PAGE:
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Photo: N/A, License: N/A, Created: 2017:11:09 14:50:50

From left: high schoolers Cameron Craig, Madelyn Skyes, Oliviah Gearhart and Ava Leach.

The students in the middle and high school of the Abington Heights School District are making sure families that are less fortunate have enough to eat, not only during the holidays but all year long.

The food drive at the middle school is open for students in grades five through eight. Student volunteers in the seventh and eighth grades help run the program.

“Last year, there was an incentive for the homeroom that brought in the most cans,” said Rae Rudzinski, a seventh-grade English teacher who helps run the drive. “This year we decided not to have an incentive but if 5,000 cans are collected, the students will have a dress-down day. Last year, more than 6,000 cans were collected for the Dalton Food Pantry. So far, this year, we have over 2,500 cans.”

“You have to be a good student to be a volunteer,” said eighth-grader Jameson Bessoir. “We go to each homeroom every morning and collect the cans. We then put the cans in a box near the office and all the cans collected that day are put in the custodian’s office.”

“With this collection, we can feed a lot of people,” said eighth-grader Will Granci. “We take what we have for granted. Some people cannot just go to a cabinet and get what they want.”

“We get to help feed families who don’t have any,” said eighth-grader Isaac Caniner. “Collecting the canned goods makes you feel good inside. It is a luxury that we have food but others don’t.”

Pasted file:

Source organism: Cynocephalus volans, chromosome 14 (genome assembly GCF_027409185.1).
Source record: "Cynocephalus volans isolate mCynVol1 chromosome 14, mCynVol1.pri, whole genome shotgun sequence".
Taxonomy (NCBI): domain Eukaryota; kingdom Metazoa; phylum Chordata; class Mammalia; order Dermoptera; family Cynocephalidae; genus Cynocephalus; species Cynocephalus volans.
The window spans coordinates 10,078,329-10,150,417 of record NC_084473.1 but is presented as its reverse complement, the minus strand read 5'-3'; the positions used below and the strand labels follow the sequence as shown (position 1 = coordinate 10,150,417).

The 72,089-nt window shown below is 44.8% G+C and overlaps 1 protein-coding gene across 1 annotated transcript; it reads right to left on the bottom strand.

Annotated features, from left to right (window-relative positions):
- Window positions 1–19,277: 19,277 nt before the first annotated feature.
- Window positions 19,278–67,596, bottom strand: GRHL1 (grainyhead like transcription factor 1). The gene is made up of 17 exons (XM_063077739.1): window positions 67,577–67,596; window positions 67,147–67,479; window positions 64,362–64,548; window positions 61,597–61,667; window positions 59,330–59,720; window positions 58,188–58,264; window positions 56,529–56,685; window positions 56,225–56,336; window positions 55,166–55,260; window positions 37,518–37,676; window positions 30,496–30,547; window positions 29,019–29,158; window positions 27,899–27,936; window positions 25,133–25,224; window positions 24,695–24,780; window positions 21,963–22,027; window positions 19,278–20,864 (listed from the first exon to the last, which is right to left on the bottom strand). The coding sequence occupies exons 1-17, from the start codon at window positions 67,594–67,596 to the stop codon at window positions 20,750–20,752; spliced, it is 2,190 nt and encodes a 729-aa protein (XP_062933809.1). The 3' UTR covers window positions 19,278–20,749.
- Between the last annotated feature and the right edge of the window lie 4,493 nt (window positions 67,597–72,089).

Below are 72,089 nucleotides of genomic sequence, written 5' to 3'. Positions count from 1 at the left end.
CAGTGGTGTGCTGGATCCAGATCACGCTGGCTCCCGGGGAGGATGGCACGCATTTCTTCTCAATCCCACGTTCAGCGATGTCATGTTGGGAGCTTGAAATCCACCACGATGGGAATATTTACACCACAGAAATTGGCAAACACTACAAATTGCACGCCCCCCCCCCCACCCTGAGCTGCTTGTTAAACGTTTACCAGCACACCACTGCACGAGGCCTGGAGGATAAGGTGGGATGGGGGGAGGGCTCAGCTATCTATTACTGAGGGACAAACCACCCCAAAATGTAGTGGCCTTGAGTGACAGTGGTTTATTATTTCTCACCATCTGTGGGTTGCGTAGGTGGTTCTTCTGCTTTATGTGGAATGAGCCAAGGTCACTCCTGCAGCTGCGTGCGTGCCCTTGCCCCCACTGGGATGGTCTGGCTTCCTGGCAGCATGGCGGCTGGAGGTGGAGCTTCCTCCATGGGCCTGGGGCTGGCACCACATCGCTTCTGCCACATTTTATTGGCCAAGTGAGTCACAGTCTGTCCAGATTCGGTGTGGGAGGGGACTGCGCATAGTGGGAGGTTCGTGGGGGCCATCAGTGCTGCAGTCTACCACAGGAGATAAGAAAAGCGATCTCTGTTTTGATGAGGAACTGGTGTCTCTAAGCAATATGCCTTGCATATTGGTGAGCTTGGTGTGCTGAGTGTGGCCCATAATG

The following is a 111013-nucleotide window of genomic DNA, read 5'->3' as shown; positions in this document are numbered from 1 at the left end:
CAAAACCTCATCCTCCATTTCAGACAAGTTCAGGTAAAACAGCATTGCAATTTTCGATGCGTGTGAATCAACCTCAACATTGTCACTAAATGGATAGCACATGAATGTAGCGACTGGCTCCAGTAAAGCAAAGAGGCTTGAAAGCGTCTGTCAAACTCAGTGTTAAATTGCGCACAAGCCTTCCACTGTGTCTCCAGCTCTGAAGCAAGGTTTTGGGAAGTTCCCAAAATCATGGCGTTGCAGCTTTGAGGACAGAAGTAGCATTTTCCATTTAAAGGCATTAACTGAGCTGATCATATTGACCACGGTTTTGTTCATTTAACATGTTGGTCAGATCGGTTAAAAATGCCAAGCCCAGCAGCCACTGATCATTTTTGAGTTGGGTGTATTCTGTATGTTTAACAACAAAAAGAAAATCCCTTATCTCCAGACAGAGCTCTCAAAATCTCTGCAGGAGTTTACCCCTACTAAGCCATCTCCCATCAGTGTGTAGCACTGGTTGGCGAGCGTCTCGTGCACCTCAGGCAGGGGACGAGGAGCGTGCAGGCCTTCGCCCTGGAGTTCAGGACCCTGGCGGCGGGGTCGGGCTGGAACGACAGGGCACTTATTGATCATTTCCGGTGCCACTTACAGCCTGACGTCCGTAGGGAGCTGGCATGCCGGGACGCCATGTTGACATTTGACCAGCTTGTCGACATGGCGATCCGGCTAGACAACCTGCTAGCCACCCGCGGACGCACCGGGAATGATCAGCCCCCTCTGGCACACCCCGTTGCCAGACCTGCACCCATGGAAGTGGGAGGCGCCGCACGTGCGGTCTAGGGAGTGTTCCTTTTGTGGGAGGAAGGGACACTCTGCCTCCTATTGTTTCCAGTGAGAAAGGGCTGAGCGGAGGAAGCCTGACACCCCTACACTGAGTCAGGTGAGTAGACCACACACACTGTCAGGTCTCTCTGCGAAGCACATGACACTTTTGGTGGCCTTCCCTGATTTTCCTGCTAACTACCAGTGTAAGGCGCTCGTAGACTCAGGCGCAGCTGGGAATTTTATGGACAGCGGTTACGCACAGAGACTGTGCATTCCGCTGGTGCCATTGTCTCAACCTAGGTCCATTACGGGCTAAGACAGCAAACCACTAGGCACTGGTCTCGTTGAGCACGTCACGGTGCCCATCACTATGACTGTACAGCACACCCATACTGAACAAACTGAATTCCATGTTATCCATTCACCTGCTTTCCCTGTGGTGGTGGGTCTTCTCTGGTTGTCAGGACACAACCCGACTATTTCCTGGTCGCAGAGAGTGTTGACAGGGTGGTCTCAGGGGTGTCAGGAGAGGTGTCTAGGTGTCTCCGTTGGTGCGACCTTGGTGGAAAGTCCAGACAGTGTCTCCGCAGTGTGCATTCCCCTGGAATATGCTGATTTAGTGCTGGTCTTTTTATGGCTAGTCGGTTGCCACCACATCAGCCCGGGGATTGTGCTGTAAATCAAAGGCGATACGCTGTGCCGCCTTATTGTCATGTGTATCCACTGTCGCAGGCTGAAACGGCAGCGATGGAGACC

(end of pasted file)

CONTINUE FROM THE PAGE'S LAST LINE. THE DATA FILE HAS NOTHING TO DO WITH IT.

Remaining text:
“Student volunteers do community service,” said Rudzinski. “They don’t get much free time during the day but the students choose to use this time for the food drive. That impresses me.”

“It is about giving something back,” said eighth-grader Rida Ashraf. “Even without the incentive, students are bringing in cans.

Eighth graders Eleanor Yale, Nandi Boini and Ellie Saunders also help.

At the high school, the food drive is run by officers of the National Honor Society and the student council.

“In the past, the high school students did not bring in many cans,” said Andrew Snyder principal. “We like to be the best and have every student participate. Every can a student brings in is donated in a name of a teacher. If the school reaches 1,000 cans, every teacher who has 50 cans donated in their name along with me will be pied by students at a pep rally.”

“Last year we did not get a lot of cans,” said junior Madelyn Skyes. “We are one of the best school districts in the area. Our school district should be one of the best giving back to the community.”

“We met with Mr. Snyder,” said Cameron Craig a senior and public relations officer for the National Honor Society. “We were thinking of incentives to encourage students to bring in cans including having dress-down days before the Thanksgiving holiday. The students were challenged to bring in 1,000 cans. We want to surpass that.”

“Usually we are more focused on what happens in school and not outside of school,” said junior Oliviah Gerhard. “People have shelves that are bare so it is important to contribute.”

“We are giving back to the community,” said freshman Ava Leach. “We are fortunate that we food to eat for dinner. We are trying to help our school to become the best possible.”

“The students are using their own pay checks and going to the store to buy the food,” said Jennifer Tarr who teaches English and Social Studies and is the National Honor Society advisor. “They are showing that they can be the best they can be.”